Volgarr the Viking and the 2D Gaming Renaissance
There are a lot of games which make use of retro-style, big pixel graphics, but which are nothing like those which appeared on true 8 and 16 bit gaming machines of the past. Fez is one such game. During the interminable wait for this game’s release, it grabbed gamer’s attention through its vibrant retro aesthetic, demonstrating pixelated worlds that captured people’s imagination. The actual game however is one of extraordinary originality and creativity, filled with not just amazing pixelated vistas, but also mind expanding environmental puzzles of a type rarely used in game design. Another example is FTL, which uses relatively simple graphics to convey your epic journey across the stars to thwart your rebel pursuers. The gameplay, on the other hand, is a fluid real time strategy survival setup of which no analogue exists from the days before IBM PC became the standard.
One game I’ve been playing recently that tries hard to be true to the games of the quainter era, not just in style but in spirit, is Volgarr the Viking. An action platformer similar to something like Rygar or Rastan, its sports the obligatory big pixel graphics (although for some reason a really gross filter is on by default, which makes everything look like a smeared MS Paint image.) It also tries to be as nails hard as some of these older games, with limited health pickups and only one checkpoint in each world. Enemies and obstacles are fiendishly placed, as the game is unrelenting in its goal to see you die. And players will die. Over. And Over. And Over.
But in its obsession with retro-styled difficulty, Volgarr betrays its modernity. The remorseless death gauntlets of Volgarr have a level of planning and thought that was almost nonexistent in its poorly designed 8-bit counterparts. There is nothing cheap or unfair about Volgarr. As you die over and over, it will become apparent that every obstacle and every enemy can be overcome with the right move and the right reflex. Each level begins utterly intimidating and seemingly insurmountable, but with patience and astuteness, you learn its ways. And after more deaths than anyone would care to count, the level becomes instinctual and you barrel through it with far greater ease. Then you defeat a boss, and the whole daunting process starts fresh in the next level. But as long as you hone your skills, the game will eventually yield. Thus there is a quality to Volgarr’s level design that was uncommon in the Master System and TG16 games from which it takes inspiration. Games like Rygar, Rastan, and Shinobi were mostly cheap and borderline unfair, requiring some level of luck over skill to manage your way through things like poor collision detection, finicky respawning enemies, flickering sprites and slowdown, etc. Game design was just a little more crude in those days. We enjoyed it though, because that’s what we had at the time. Volgarr, on the other hand, is a far more polished experience.
And that’s okay I think. There is an idea that I feel is all to commonly held that modern 2D games exists just to feed a desire to recapture nostalgic experiences. And I think that’s a terrible way of thinking. I think the possibilities of modern hardware and the openness of digital storefronts should be taken advantage of to create new experiences, not desperately reconstruct some bygone ideal. Loathe as some people would be to admit, modern consoles like the 360 and PS3 are superior 2D gaming machines to the likes of Super Nintendo and GBA. The high resolution output of modern machines allows not just for a prettier image on an HD display, but also a greater density of detail to be invested in the game image. Games like Super Meat Boy, which is based upon a tiny character frantically hurling himself through an imposing gauntlet of obstacles in near full view to the player, or Fez with its minutely detailed environments would not have been possible at low, early 90s resolutions. Further compare movement in a game like Super Mario World to that of New Super Mario Bros. Wii or Rayman to Rayman Origins. Modern processors allow for fast and fluid movements, which didn’t exist in the relatively stiffer platformers of the 90’s (the arguable apex of popularity for 2D platformers).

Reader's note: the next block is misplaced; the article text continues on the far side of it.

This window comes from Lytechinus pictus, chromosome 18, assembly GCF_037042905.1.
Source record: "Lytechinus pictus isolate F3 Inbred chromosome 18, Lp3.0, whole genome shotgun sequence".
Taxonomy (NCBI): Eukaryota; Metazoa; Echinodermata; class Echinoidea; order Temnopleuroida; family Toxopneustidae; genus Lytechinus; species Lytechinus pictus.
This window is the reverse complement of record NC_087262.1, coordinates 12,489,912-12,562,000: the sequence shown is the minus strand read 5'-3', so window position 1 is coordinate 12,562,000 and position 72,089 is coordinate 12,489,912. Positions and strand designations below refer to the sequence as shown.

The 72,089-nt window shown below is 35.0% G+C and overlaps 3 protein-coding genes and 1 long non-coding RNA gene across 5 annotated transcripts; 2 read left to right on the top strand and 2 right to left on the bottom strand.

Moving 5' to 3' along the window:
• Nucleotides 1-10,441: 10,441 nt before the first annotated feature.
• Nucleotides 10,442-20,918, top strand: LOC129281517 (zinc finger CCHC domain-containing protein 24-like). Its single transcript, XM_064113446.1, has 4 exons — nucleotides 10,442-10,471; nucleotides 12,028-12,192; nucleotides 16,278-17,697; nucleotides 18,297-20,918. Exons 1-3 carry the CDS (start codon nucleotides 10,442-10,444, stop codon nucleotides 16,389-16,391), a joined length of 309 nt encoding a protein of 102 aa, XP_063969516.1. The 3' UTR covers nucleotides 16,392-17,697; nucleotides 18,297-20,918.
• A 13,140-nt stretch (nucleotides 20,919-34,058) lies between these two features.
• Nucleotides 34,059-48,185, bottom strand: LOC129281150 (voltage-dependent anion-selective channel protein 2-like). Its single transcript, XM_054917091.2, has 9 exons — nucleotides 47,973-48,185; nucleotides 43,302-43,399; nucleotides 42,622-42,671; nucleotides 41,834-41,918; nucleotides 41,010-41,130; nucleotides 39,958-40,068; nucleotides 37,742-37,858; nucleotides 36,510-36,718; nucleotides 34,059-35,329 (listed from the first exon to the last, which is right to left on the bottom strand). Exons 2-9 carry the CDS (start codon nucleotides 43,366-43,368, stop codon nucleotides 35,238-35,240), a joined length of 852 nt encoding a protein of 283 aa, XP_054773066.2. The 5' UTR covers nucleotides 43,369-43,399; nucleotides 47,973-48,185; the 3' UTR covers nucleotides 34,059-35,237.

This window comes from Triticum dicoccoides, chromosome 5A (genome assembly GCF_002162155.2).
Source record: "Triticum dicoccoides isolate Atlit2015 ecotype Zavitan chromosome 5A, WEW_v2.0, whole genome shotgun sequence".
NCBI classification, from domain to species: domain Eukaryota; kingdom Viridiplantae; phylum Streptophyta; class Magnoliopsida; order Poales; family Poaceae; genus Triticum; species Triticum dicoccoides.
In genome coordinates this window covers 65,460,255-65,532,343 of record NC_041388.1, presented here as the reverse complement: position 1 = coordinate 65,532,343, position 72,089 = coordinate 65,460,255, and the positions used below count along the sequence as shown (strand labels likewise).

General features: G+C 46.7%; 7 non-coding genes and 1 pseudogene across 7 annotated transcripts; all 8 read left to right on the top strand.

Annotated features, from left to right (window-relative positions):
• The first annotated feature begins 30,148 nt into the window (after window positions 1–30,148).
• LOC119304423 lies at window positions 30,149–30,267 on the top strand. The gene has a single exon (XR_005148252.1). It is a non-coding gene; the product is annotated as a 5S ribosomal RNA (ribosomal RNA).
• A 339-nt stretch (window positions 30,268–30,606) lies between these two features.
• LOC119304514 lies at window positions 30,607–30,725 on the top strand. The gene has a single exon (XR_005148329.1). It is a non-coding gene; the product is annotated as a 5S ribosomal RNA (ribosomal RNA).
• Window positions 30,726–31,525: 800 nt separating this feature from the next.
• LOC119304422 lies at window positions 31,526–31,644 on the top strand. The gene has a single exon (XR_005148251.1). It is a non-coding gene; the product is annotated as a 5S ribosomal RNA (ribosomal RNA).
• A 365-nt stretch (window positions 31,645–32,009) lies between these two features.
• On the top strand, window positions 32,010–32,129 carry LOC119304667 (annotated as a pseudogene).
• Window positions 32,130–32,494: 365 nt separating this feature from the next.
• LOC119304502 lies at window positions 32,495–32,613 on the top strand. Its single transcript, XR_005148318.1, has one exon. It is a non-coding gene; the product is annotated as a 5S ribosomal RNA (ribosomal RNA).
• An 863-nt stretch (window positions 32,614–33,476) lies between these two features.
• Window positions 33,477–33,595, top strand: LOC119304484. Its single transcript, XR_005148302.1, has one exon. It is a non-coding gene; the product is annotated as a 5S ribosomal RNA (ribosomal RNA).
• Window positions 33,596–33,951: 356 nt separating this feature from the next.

I feel like there is a 2D gaming renaissance going on right now with so many exciting new ideas like Super Meat Boy, Spelunky, Rogue Legacy, Don’t Starve, and Mark of the Ninja to name a few. There are way more ideas in this arena today than there were in the years when everyone was trying to clone Mario and Sonic’s success. Yes, 2D games are almost nonexistent among games that come in $59.99 boxes, which is a point that some people out there get really hung up on when talking about the quality of modern 2D games. But I personally see no reason why digital titles should be considered less valid than those placed on store shelves. It’s true also that some people have accused big pixel graphics of being a gimmick used to bait people’s nostalgia. While there are some games that do rely on retro-aesthetics to try to overcome insipid gameplay, I feel that’s far from a universal case, and it can be a perfectly valid part of a creator’s honest artistic vision.